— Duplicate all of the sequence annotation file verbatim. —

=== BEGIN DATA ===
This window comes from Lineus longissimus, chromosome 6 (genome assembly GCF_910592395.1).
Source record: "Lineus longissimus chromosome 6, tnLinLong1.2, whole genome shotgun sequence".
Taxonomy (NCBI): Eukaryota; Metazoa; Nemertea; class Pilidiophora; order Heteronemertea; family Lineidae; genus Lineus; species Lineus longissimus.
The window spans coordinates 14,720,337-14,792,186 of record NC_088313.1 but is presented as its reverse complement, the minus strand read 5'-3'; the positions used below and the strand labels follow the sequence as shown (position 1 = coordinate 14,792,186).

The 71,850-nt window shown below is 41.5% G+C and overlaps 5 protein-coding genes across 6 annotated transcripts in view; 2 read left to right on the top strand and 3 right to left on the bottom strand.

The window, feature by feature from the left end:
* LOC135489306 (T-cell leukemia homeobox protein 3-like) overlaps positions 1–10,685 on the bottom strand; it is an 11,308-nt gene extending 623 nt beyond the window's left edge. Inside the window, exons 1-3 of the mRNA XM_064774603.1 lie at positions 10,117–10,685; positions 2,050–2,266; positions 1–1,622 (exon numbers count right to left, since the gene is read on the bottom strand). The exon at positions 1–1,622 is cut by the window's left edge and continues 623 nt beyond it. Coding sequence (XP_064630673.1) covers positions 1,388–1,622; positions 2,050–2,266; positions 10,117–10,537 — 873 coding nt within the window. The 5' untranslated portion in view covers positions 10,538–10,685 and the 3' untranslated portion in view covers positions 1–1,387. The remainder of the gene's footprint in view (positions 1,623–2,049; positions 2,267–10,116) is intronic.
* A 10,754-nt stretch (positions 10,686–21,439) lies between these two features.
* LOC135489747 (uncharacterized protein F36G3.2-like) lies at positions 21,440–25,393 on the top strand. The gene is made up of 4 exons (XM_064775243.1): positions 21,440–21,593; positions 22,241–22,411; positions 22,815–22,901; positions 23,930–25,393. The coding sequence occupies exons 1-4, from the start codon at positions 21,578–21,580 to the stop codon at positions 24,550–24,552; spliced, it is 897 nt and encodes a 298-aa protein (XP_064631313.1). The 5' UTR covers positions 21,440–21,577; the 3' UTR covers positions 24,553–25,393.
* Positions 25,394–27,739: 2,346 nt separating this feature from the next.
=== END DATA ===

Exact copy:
This window comes from Lineus longissimus, chromosome 6 (genome assembly GCF_910592395.1).
Source record: "Lineus longissimus chromosome 6, tnLinLong1.2, whole genome shotgun sequence".
Taxonomy (NCBI): Eukaryota; Metazoa; Nemertea; class Pilidiophora; order Heteronemertea; family Lineidae; genus Lineus; species Lineus longissimus.
The window spans coordinates 14,720,337-14,792,186 of record NC_088313.1 but is presented as its reverse complement, the minus strand read 5'-3'; the positions used below and the strand labels follow the sequence as shown (position 1 = coordinate 14,792,186).

The 71,850-nt window shown below is 41.5% G+C and overlaps 5 protein-coding genes across 6 annotated transcripts in view; 2 read left to right on the top strand and 3 right to left on the bottom strand.

The window, feature by feature from the left end:
* LOC135489306 (T-cell leukemia homeobox protein 3-like) overlaps positions 1–10,685 on the bottom strand; it is an 11,308-nt gene extending 623 nt beyond the window's left edge. Inside the window, exons 1-3 of the mRNA XM_064774603.1 lie at positions 10,117–10,685; positions 2,050–2,266; positions 1–1,622 (exon numbers count right to left, since the gene is read on the bottom strand). The exon at positions 1–1,622 is cut by the window's left edge and continues 623 nt beyond it. Coding sequence (XP_064630673.1) covers positions 1,388–1,622; positions 2,050–2,266; positions 10,117–10,537 — 873 coding nt within the window. The 5' untranslated portion in view covers positions 10,538–10,685 and the 3' untranslated portion in view covers positions 1–1,387. The remainder of the gene's footprint in view (positions 1,623–2,049; positions 2,267–10,116) is intronic.
* A 10,754-nt stretch (positions 10,686–21,439) lies between these two features.
* LOC135489747 (uncharacterized protein F36G3.2-like) lies at positions 21,440–25,393 on the top strand. The gene is made up of 4 exons (XM_064775243.1): positions 21,440–21,593; positions 22,241–22,411; positions 22,815–22,901; positions 23,930–25,393. The coding sequence occupies exons 1-4, from the start codon at positions 21,578–21,580 to the stop codon at positions 24,550–24,552; spliced, it is 897 nt and encodes a 298-aa protein (XP_064631313.1). The 5' UTR covers positions 21,440–21,577; the 3' UTR covers positions 24,553–25,393.
* Positions 25,394–27,739: 2,346 nt separating this feature from the next.